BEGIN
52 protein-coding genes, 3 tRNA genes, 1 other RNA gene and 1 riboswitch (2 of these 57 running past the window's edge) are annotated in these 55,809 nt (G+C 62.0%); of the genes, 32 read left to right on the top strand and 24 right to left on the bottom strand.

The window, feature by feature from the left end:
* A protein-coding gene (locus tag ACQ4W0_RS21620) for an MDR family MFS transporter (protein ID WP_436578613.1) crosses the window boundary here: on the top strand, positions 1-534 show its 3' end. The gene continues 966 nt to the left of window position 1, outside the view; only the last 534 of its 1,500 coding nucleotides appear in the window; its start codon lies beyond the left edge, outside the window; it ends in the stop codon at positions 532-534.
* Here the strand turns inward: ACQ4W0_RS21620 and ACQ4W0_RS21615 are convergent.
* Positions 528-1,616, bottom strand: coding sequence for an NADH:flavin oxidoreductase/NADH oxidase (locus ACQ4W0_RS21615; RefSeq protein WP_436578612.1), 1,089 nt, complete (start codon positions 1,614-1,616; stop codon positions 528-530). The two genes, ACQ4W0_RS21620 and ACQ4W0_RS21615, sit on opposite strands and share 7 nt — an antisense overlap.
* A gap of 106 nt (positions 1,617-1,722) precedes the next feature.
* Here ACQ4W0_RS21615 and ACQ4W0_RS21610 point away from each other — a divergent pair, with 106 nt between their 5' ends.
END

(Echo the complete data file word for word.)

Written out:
52 protein-coding genes, 3 tRNA genes, 1 other RNA gene and 1 riboswitch (2 of these 57 running past the window's edge) are annotated in these 55,809 nt (G+C 62.0%); of the genes, 32 read left to right on the top strand and 24 right to left on the bottom strand.

The window, feature by feature from the left end:
* A protein-coding gene (locus tag ACQ4W0_RS21620) for an MDR family MFS transporter (protein ID WP_436578613.1) crosses the window boundary here: on the top strand, positions 1-534 show its 3' end. The gene continues 966 nt to the left of window position 1, outside the view; only the last 534 of its 1,500 coding nucleotides appear in the window; its start codon lies beyond the left edge, outside the window; it ends in the stop codon at positions 532-534.
* Here the strand turns inward: ACQ4W0_RS21620 and ACQ4W0_RS21615 are convergent.
* Positions 528-1,616, bottom strand: coding sequence for an NADH:flavin oxidoreductase/NADH oxidase (locus ACQ4W0_RS21615; RefSeq protein WP_436578612.1), 1,089 nt, complete (start codon positions 1,614-1,616; stop codon positions 528-530). The two genes, ACQ4W0_RS21620 and ACQ4W0_RS21615, sit on opposite strands and share 7 nt — an antisense overlap.
* A gap of 106 nt (positions 1,617-1,722) precedes the next feature.
* Here ACQ4W0_RS21615 and ACQ4W0_RS21610 point away from each other — a divergent pair, with 106 nt between their 5' ends.